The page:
Despite the benefit of having a PVR to fast-forward through commercials, I recently stumbled across a lawyer’s television ad based on revenge as a motivator. The ad opened with a miserable looking middle aged woman sitting on the couch. Her equally foul husband walks in, grabs the remote, sits down and shoots her a dirty look. She replies in kind. Cut to the picture on the television they are watching – a smiling, attractive woman says “Last Christmas Eve, my ex served me with divorce papers and ruined my Christmas. Two days later, I retained [fill in the blank] and Associates and ruined his New Year.” (smiling). The couple on the couch pauses a moment, then both jump for the phone – presumably to be the first to retain the hatchet man in the ad. The commercial reminded me of an old lawyer joke (and as a former lawyer, I have heard more than my share). Q: Why do lawyers have such a bad reputation? A: The 99% keep giving the 1% a bad name. (I should point out that ninety percent of the lawyers I know fall into the 1% – I guess I’ve been lucky.)
I found it interesting that the lawyer’s ad tapped into a potential client’s need to make their spouse suffer, rather than appealing to a positive goal (an efficient, fair resolution). In my work as a conflict resolution professional, I often hear people speak of the desire for “justice”. Their version of justice often involves a degree of suffering for the the other person. Revenge is perhaps a way for a victim to take back power they feel they have lost. The question remains, however: does revenge achieve that end? Or is it closure that allows a victim to heal and move forward?
Those familiar with The Princess Bride may remember the character, Inigo, who has spent his entire life seeking revenge (“Hello. My name is Inigo Montoya. You killed my father. Prepare to die.“) At the end of movie, when asked about his future, he responds “I have been in the revenge business so long, now that it’s over, I don’t know what to do with the rest of my life.”
Fortunately, two movements have emerged to offer different approaches to justice. Restorative justice (also known as victim-offender mediation) became formalized in Canada in the late 1980’s and is now a recognized part of the criminal justice system. The goal of restorative justice is to repair the wrong, not simply by punishing the offender, but by including the victim in the process and creating solutions that meet the needs of the victim and community. Outcomes may involve apology, explanation, restitution or other acts of service. Instead of being objectified, the offender must listen to the victim, understand the impact of their actions and participate in an outcome designed to hold the offender accountable for their behaviour. The focus is healing, not punishment.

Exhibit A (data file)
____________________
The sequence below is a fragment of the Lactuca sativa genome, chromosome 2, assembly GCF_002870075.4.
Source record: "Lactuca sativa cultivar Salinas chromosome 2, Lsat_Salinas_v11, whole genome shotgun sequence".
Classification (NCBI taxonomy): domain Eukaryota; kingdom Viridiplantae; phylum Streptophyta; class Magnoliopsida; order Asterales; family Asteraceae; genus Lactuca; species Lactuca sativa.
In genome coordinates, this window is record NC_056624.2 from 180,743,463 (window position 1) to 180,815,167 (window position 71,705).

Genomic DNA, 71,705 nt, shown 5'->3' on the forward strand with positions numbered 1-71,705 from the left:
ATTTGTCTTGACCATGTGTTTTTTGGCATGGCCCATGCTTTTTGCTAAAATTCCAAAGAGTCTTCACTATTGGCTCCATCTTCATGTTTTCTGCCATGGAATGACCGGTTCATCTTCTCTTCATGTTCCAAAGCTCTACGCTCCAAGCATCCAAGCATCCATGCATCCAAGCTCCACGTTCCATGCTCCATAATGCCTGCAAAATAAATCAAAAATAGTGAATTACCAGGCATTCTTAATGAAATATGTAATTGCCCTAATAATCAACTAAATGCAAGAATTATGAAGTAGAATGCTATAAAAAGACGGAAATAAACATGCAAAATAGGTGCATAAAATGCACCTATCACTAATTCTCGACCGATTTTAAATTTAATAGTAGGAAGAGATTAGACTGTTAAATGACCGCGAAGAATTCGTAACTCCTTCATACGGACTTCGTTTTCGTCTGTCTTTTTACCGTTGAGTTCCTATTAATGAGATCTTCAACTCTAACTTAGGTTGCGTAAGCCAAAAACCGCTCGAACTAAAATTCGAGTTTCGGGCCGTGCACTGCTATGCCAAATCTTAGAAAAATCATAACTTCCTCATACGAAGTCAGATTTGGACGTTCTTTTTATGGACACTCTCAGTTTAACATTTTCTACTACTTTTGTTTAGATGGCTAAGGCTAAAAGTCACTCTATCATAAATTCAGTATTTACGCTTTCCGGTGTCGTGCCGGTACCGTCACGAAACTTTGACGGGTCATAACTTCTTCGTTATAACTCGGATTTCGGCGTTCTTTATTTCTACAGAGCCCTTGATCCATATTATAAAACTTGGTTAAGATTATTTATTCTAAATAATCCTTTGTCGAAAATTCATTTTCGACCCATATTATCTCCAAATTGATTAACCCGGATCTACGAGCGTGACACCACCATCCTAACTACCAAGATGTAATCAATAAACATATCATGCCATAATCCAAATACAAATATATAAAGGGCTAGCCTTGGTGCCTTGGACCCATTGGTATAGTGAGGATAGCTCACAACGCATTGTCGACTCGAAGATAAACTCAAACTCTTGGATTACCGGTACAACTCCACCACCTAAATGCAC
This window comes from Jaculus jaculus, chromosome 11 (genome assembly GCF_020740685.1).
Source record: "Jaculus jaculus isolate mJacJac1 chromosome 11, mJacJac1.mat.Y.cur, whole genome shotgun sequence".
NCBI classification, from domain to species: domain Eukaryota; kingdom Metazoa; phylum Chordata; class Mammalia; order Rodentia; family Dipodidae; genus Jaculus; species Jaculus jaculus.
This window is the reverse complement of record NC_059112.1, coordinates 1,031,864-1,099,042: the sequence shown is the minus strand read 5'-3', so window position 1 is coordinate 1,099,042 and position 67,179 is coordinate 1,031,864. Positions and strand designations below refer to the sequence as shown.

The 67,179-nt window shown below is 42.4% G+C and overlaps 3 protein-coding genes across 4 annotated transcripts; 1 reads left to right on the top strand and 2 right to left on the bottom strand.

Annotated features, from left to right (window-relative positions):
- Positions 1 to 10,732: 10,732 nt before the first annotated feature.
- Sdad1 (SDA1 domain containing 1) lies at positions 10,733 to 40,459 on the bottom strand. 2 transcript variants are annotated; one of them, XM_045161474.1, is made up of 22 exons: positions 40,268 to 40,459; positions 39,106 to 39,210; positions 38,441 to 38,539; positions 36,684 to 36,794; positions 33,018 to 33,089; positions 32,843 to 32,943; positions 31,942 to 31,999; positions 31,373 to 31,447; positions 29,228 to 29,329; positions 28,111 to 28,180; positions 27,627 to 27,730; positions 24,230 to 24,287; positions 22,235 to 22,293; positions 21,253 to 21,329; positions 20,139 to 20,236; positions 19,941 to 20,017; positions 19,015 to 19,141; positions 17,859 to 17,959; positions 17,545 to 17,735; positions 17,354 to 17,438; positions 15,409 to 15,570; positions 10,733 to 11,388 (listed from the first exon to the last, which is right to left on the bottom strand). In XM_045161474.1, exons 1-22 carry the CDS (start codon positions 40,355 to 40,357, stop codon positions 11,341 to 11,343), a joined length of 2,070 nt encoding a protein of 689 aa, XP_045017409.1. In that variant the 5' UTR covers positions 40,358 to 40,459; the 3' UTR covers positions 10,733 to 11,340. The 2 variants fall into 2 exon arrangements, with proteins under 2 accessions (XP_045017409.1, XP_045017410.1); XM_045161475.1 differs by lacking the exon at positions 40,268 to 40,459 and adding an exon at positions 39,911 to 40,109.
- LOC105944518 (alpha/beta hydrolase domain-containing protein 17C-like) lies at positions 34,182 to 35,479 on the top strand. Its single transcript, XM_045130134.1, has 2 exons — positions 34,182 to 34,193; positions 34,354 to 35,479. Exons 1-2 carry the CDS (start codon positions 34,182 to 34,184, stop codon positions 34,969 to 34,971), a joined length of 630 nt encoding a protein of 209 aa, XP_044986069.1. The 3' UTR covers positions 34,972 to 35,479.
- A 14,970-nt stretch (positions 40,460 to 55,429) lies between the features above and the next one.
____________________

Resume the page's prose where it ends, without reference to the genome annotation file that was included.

Similarly, in the area of family law and divorce, an approach called “collaborative divorce law” is rapidly gaining acceptance. In collaborative divorce law, lawyers for both sides agree to assist the clients to resolve conflicts by employing cooperative techniques rather than adversarial strategies and litigation. All parties and their lawyers enter into a “Participation Agreement” where it is agreed that if a settlement is not reached, the lawyers will withdraw from the process and not participate in the ensuing litigation. In other words, there is no incentive for the lawyers to drag proceeding into court. Some forms of collaborative divorce law also employ “divorce coaches” or counselors to assist parties with the emotional aspects of the process. For further information, check out “A Client’s Guide to Collaborative Divorce” at http://www.sheddenfamilylaw.co.uk/book-club.php.
Although advertisements preying on the need for revenge may grab our attention, I find it gratifying to know that many professionals in the legal system work tirelessly to redefine “justice” and healing. And perhaps leave revenge to the movies.